This course studies basic moral principles and theories as they apply in the evaluation of the moral issues that arise in media communications (e.g., truth, privacy, confidentiality, conflicts of interests, antisocial behavior, morally offensive content, responsibility to juveniles, social justice, and stereotypes). Prerequisites: L.LIB-100, L.LIB-105, L.LIB-110, and one course from L.LIB-130, L.LIB-135, or L.LIB-220. 3 credits.

L.PHI-319: Neuroethics-AV

A survey of ethical issues arising in contemporary work in neuroscience. Topics include predictive testing for neurological disorders; implications for abortion, embryonic stem cell research, and organ procurement of neurological criteria for the beginning and end of life; medical treatment decisions for brain injured persons with severely compromised consciousness; brain activity and free will; abnormal brain activity and culpability for criminal actions; enhancement of brain function; neuroimaging and privacy; and the ethics of neurological research with animal and human subjects. Prerequisites: L.LIB-100, L.LIB­105, L.LIB-110, and one course from L.LIB-130, L.LIB-135, L.LIB-220. May not enroll if have taken L.PHI-278: Bioethics, Society and Culture. 3 credits.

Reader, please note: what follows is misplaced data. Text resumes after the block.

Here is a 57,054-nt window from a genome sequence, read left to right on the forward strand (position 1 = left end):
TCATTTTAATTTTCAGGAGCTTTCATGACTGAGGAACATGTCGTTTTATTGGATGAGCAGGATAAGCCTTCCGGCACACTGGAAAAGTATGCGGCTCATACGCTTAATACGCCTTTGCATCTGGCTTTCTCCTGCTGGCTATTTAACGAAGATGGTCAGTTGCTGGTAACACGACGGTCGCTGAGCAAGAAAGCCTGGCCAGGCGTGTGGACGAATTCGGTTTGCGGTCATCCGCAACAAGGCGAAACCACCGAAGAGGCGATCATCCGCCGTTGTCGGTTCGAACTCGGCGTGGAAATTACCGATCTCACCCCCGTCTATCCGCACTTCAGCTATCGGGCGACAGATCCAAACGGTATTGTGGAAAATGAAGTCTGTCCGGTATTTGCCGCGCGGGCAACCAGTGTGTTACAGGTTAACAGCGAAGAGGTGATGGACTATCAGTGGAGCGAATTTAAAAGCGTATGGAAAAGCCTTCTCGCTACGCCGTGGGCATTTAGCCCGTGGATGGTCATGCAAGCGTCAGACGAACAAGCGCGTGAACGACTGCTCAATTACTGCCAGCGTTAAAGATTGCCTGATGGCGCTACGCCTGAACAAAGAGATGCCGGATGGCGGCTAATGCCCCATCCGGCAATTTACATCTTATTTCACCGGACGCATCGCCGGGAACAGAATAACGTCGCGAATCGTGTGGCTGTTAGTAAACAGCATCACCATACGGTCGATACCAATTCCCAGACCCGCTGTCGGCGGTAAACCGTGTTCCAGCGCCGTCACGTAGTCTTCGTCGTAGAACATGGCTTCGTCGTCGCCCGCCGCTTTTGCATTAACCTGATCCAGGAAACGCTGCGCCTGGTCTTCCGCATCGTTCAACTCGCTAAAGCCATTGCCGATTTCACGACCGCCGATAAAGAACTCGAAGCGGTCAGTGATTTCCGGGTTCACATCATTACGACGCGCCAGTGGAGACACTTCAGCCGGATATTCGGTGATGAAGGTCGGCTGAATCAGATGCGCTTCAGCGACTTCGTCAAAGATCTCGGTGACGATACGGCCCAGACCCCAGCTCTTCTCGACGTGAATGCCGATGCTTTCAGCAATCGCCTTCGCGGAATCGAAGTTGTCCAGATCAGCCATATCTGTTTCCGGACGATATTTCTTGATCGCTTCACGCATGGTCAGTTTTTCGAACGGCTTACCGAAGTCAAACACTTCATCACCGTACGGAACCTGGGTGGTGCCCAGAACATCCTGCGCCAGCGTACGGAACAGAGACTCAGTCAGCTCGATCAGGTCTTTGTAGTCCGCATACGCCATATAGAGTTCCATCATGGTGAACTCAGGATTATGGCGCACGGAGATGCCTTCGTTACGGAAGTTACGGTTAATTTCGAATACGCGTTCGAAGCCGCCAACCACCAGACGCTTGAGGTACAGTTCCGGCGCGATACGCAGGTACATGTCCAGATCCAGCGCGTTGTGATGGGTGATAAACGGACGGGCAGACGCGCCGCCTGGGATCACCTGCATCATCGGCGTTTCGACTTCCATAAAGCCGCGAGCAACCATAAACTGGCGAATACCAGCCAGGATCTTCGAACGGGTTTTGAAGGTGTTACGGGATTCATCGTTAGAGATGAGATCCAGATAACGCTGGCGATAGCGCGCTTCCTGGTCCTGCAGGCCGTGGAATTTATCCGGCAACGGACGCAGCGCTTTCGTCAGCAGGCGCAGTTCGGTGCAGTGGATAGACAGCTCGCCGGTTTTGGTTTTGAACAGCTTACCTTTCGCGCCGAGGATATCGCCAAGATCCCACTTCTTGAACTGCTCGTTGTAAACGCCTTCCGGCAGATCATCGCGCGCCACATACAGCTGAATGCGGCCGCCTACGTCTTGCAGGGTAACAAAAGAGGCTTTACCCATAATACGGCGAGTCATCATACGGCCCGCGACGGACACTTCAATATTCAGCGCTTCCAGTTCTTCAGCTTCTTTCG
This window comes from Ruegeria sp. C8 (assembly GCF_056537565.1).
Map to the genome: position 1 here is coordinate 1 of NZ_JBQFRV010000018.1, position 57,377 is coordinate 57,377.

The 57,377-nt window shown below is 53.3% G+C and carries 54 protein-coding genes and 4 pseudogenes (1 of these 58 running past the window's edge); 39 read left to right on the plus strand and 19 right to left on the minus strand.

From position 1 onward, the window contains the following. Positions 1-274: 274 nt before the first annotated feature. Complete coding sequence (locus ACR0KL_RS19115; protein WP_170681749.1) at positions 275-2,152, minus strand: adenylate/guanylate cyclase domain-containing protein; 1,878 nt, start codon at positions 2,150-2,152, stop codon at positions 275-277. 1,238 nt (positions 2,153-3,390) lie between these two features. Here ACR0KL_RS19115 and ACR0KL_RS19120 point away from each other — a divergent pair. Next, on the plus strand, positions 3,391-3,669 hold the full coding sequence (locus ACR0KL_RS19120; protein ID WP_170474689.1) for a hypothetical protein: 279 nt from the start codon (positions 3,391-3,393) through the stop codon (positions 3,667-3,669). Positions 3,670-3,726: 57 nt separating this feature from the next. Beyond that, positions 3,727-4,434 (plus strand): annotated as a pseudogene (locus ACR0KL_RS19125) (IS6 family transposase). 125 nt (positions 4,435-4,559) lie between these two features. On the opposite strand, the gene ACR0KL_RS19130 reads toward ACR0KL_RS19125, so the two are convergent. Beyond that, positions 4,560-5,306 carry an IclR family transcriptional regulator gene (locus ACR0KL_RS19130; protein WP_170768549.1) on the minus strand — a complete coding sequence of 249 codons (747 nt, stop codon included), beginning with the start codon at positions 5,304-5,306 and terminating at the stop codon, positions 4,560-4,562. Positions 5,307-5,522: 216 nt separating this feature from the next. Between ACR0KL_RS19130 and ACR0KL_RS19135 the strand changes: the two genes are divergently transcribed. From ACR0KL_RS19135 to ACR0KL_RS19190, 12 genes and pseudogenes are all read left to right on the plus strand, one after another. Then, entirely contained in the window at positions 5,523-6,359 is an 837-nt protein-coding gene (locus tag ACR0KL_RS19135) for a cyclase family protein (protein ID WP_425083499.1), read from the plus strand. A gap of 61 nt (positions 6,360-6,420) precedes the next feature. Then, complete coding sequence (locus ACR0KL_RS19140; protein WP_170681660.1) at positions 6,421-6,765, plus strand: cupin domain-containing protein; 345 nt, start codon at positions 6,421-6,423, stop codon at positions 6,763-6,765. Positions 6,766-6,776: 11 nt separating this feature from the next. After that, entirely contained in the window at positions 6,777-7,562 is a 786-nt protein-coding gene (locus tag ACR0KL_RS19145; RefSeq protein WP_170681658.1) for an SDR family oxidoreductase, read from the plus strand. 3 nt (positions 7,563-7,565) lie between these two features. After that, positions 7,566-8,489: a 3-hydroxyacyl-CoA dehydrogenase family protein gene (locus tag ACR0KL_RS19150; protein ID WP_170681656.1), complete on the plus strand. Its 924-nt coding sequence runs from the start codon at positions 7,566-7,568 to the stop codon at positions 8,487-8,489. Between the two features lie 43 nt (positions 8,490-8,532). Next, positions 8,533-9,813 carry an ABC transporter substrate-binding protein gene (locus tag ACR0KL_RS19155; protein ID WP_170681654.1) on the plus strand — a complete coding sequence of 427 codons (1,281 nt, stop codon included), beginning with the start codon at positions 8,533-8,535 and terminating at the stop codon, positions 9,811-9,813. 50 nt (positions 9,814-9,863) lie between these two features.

L.PHI-320: Ancient Philosophy

A survey of Western philosophy in ancient Greek and Roman cultures. Central issues include: integration of poetic and mythic worldviews with critical thought; themes of “one and the many” and “part and whole” amid material and immaterial existence; determination, freedom, chance, and fate; the inclination toward human happiness; cognitive access to “reality” and the acts of opinion, belief, and knowledge. L.PHI-110 or L.PHI-150 strongly recommended, but not required. 3 credits.

L.PHI-321: Medieval Philosophy

A survey of Christian, Jewish and Islamic philosophy from the early middle ages through Renaissance scholasticism, with particular attention to the work of Thomas Aquinas. Either L.PHI-110 or L.PHI-150 strongly recommended, but not required. 3 credits.

L.PHI-322: Modern Philosophy